What is old is new again. Government surveillance is in the news, again. The cycle started with President Trump alleging former President Obama “wire tapped” Trump Towers. The cycle continued when Wikileaks released a trove of documents relating to the Central Intelligence Agency’s hacking tools.
Whether President Trump’s allegations have merit, or whether they are baseless should not matter. Whether the CIA spied on United States’ citizens or whether it did not should not matter. What should concern citizens is the government’s ability to spy on them.
Consumers place confidence in the ability of a manufacturer, whether Apple, Google, or others, to secure electronic devices from prying eyes. Gone are the days when secure storage meant purchasing safes, lockboxes, or lockable file cabinets. Now, secrets are hidden within complex strings of ones and zeros. The most secure electronic systems cannot offer perfect privacy, but operate to obscure meaningful data better than the competition.
Technology can help obscure meaningful information. Technology also provides government increased access to a citizen’s private life, habits, and private thoughts. Instead of serving warrants and physically searching houses, computers, and other tangible items, government officials can remotely install malware, access electronic devices and seize photographs, document files, and contact lists. The Vault 7 revelations, along with Edward Snowden’s prior leaks, demonstrate the government can remotely activate microphones and cameras embedded in electronic devices, including televisions. The government can turn all types of devices, including televisions, into spying tools.
Assuming the government follows proper procedures, it has a number of options minimally to comply with Fourth Amendment warrant requirements if it invokes “national security” as an excuse for surveillance. The Foreign Intelligence Surveillance Act (FISA) provides the executive branch broad leeway when conducting surveillance for national security purposes. The first option permits the President to authorize warrantless surveillance in certain circumstances. The second options allows the Attorney General to authorize warrant applications in other circumstances.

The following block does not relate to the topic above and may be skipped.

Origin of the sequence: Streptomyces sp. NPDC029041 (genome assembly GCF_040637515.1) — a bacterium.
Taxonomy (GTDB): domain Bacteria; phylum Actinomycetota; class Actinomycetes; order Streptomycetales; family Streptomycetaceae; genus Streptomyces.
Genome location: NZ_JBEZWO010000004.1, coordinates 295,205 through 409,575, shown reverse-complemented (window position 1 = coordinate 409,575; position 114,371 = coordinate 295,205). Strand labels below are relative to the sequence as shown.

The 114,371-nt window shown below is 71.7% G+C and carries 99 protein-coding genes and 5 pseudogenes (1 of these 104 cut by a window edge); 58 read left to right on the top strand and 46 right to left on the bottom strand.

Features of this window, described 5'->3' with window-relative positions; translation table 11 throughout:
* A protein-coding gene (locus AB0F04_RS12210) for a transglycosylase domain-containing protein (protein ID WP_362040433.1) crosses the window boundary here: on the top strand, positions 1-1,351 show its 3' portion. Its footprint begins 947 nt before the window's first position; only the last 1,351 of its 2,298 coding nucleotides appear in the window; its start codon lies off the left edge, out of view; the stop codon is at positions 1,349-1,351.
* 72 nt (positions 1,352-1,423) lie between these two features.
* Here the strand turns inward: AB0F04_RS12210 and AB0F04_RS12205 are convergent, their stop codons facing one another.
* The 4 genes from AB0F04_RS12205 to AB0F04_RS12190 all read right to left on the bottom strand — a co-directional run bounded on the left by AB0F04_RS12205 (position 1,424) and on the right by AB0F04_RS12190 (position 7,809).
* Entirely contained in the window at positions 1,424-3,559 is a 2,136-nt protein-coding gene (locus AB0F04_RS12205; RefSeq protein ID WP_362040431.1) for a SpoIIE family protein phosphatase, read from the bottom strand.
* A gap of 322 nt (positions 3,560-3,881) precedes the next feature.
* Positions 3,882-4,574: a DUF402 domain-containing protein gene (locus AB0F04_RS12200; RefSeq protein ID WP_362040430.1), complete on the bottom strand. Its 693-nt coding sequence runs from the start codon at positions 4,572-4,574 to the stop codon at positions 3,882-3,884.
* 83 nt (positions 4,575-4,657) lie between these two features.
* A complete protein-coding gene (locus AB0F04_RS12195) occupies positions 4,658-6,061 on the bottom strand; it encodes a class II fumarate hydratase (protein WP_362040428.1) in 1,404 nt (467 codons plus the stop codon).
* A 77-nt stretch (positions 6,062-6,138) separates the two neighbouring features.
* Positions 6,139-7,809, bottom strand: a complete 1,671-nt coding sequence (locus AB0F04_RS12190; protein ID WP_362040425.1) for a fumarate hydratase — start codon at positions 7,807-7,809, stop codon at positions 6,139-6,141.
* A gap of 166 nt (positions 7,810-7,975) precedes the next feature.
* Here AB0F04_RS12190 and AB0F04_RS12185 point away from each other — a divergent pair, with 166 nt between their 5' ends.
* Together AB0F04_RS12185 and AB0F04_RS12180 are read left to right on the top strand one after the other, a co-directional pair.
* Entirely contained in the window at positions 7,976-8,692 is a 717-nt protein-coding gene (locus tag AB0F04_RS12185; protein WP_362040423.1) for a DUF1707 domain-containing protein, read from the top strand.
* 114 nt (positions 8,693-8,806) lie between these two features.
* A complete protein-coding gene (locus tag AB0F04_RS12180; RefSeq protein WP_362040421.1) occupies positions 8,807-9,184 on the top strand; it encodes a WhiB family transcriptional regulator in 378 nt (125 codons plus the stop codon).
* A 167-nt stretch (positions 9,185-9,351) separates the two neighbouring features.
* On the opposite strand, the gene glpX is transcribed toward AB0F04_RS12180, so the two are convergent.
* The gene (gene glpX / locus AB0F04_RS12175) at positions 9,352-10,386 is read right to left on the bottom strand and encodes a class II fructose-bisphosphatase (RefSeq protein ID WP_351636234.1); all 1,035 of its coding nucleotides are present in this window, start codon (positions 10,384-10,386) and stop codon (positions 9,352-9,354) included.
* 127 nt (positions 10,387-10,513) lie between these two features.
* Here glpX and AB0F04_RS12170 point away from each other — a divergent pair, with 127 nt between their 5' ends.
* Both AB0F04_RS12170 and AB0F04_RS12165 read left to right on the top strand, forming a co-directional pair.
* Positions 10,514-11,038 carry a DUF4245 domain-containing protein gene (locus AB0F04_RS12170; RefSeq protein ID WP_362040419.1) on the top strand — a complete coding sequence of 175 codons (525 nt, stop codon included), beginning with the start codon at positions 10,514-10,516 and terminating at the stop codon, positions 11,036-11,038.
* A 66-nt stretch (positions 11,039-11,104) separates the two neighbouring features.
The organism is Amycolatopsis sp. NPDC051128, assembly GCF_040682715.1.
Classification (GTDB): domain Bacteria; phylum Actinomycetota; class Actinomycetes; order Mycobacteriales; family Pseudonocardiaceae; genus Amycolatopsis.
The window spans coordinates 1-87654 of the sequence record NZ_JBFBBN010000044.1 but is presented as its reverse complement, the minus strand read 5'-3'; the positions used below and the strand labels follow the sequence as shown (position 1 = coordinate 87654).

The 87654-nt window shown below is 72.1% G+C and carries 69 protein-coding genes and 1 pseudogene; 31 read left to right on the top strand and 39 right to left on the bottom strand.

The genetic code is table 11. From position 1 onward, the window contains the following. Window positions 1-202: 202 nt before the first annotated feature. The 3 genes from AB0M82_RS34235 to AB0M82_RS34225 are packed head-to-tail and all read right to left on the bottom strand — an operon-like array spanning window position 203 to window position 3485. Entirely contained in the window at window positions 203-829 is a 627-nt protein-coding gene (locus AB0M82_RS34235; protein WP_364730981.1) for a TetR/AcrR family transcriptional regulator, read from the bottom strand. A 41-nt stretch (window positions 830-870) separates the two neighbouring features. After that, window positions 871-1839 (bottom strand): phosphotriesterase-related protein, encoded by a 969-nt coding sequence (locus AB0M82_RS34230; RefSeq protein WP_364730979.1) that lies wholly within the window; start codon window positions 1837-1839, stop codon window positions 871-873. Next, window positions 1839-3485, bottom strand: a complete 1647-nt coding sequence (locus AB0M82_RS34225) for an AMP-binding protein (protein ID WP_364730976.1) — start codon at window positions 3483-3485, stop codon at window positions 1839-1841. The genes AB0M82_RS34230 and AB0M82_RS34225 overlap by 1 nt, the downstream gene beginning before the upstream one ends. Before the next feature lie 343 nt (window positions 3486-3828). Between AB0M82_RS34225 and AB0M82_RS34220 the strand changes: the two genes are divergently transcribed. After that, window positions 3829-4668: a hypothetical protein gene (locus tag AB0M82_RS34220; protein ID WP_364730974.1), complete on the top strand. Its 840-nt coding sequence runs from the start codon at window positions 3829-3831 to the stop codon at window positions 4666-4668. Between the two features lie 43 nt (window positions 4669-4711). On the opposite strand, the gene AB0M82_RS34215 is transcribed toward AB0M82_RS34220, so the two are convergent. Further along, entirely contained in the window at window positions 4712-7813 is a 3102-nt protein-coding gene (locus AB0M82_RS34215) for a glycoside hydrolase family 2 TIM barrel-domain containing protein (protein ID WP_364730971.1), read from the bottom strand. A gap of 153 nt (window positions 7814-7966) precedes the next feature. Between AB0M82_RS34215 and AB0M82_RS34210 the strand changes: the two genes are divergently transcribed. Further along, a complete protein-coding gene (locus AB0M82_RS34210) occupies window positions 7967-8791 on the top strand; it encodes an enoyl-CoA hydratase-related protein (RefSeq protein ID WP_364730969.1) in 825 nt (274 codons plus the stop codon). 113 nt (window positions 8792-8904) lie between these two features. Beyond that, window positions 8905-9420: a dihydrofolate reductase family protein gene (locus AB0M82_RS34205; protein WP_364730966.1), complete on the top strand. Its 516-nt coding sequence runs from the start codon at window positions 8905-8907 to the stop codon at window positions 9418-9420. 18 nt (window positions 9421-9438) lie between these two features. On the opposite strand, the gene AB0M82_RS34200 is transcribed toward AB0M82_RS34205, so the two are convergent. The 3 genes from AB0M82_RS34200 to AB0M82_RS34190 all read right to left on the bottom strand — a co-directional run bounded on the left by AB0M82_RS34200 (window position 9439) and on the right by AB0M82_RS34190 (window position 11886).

Both warrantless and warranted surveillance are classified. FISA requires the Attorney General to submit semi-annual reports to Congress. Those reports, though, do not need to contain detailed information. The reports need only list the total number of applications, the number of applications approved, and the criminal cases where information gathered is used.
Technology does not just provide governments increased access to a citizen’s private information; it also provides the government the ability to conceal any unauthorized access. The government can spy on citizens without even the most savvy technology expert knowing. And if the government believes it can completely avoid detection, or make it look like a foreign government was behind a hack, why should it apply for warrants? After all, the government could attribute the information gleaned to other sources, just as it has with cell site simulators.
Government surveillance relating to national security poses a unique threat compared to other criminal investigations. The president possesses significant authority to investigate foreign threats. The exercise of that authority, though, threatens U.S. citizens’ First Amendment freedom of speech rights. When conducting surveillance for national security purposes, it is likely the government will both record protected speech and will use its authority to monitor groups with politically incorrect viewpoints.
Well before technology permitted widespread surveillance, Supreme Court Justice Powell wrote,
“History abundantly documents the tendency of government—however benevolent and benign its motive—to view with suspicion those who most fervently dispute its policies. Fourth Amendment protections become more necessary when the targets of official surveillance may be those suspected of unorthodoxy in their political beliefs. The danger to political dissent is acute where the Government attempts to act under so vague a concept as the power to protect ‘domestic security.’”
Government surveillance, of political right or political left groups, makes people think twice before speaking contrary to the political establishment. State surveillance of Black Lives Matter allegedly chilled members’ desire to engage in political discourse “about the issues of our time.” Similarly, surveillance of Trump officials was used to impeach the credibility of Lt. Gen. Flynn, attack Attorney General Sessions, and generally to delegitimize President Trump. Progressive groups, right leaning groups, and individuals in the government who threaten its power are equally subject to government surveillance and potential that surveillance will be used to silence their dissent.
Government may use technological advances to operate on the edges of Constitutional permissibility. The threats government surveillance pose to First Amendment freedom of speech rights should overshadow any discussion on the propriety of the surveillance state, just as they did before the proliferation of modern technologies, such as the computer and smartphone.
The Fourth and First Amendments are inexorably linked. Ignoring one will threaten the other. In the words of Justice Powell, “The price of lawful public dissent must not be a dread of subjection to an unchecked surveillance power. Nor must the fear of unauthorized official eavesdropping deter vigorous citizen dissent and discussion of government action in private conversation. For private dissent, no less than open public discourse, is essential to our free society.”
Jonathon Paul Hauenschild, J.D., is a technology policy analyst. He is the founder and principal of Franklin Adams & Co., LLC.
The views expressed by contributors are their own and are not the views of The Hill.